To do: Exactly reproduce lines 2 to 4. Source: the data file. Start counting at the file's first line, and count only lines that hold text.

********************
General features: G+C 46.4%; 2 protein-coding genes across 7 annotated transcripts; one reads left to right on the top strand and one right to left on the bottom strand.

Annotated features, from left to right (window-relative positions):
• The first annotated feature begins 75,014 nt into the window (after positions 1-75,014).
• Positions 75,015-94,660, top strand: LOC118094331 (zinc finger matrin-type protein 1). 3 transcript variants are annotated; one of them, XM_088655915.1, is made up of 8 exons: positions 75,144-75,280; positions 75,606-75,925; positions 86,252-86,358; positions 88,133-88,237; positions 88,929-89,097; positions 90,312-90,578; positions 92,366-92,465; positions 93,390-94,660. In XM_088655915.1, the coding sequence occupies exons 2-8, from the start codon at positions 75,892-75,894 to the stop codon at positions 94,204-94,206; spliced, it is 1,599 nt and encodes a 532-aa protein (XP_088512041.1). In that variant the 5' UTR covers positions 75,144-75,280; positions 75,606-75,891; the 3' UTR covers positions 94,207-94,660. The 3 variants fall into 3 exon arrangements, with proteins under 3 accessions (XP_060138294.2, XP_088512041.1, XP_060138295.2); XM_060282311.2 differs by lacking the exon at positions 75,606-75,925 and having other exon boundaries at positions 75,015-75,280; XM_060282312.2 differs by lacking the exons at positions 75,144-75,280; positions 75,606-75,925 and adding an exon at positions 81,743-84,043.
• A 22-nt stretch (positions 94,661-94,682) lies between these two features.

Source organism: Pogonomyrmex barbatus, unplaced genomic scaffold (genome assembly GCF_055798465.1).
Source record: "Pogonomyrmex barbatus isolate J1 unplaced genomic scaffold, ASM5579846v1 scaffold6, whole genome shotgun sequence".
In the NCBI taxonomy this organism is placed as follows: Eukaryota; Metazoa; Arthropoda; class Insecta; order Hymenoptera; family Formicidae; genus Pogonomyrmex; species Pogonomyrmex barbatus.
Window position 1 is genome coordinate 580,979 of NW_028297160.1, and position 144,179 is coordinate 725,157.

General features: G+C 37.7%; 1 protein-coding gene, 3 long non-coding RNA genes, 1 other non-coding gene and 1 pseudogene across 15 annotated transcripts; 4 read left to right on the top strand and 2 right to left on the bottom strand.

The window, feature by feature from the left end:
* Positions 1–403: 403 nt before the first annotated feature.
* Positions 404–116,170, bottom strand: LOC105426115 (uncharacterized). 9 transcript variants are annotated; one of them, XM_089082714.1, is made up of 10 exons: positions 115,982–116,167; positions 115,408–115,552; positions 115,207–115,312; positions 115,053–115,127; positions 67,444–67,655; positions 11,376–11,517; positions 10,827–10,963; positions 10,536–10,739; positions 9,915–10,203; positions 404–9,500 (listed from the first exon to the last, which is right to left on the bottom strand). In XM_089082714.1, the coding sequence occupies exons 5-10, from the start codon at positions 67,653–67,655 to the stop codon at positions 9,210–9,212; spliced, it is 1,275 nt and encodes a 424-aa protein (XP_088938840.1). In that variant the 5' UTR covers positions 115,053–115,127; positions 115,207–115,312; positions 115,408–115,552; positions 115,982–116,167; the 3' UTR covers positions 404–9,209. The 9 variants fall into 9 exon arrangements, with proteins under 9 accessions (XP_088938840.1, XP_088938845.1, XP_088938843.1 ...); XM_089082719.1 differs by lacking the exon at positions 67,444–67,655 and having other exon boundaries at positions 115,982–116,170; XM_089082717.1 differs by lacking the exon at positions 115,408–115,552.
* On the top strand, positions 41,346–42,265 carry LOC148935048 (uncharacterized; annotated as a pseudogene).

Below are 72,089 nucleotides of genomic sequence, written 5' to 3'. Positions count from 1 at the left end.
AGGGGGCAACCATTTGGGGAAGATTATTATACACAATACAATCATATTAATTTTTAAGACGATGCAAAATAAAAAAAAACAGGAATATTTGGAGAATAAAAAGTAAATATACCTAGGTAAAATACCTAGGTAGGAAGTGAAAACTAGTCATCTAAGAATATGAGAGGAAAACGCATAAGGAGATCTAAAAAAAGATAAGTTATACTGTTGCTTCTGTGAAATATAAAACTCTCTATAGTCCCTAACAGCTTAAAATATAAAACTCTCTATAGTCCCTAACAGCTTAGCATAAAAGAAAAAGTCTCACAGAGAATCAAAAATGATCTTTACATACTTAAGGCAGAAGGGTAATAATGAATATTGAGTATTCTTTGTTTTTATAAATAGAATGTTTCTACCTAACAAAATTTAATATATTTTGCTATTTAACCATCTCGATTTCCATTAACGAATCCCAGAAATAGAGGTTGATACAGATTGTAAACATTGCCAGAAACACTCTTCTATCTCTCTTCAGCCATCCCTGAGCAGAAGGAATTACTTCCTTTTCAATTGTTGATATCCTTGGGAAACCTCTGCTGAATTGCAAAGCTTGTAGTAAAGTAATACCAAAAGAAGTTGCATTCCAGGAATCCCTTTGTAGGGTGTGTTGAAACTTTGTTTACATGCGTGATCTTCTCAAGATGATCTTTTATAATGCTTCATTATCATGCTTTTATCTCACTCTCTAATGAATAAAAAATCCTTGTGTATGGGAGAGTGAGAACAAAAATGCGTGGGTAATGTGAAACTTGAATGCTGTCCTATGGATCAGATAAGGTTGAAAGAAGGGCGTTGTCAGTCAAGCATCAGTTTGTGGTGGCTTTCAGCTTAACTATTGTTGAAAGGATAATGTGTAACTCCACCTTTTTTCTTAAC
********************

Annotated features, from left to right (window-relative positions):
• The first annotated feature begins 75,014 nt into the window (after positions 1-75,014).
• Positions 75,015-94,660, top strand: LOC118094331 (zinc finger matrin-type protein 1). 3 transcript variants are annotated; one of them, XM_088655915.1, is made up of 8 exons: positions 75,144-75,280; positions 75,606-75,925; positions 86,252-86,358; positions 88,133-88,237; positions 88,929-89,097; positions 90,312-90,578; positions 92,366-92,465; positions 93,390-94,660. In XM_088655915.1, the coding sequence occupies exons 2-8, from the start codon at positions 75,892-75,894 to the stop codon at positions 94,204-94,206; spliced, it is 1,599 nt and encodes a 532-aa protein (XP_088512041.1). In that variant the 5' UTR covers positions 75,144-75,280; positions 75,606-75,891; the 3' UTR covers positions 94,207-94,660. The 3 variants fall into 3 exon arrangements, with proteins under 3 accessions (XP_060138294.2, XP_088512041.1, XP_060138295.2); XM_060282311.2 differs by lacking the exon at positions 75,606-75,925 and having other exon boundaries at positions 75,015-75,280; XM_060282312.2 differs by lacking the exons at positions 75,144-75,280; positions 75,606-75,925 and adding an exon at positions 81,743-84,043.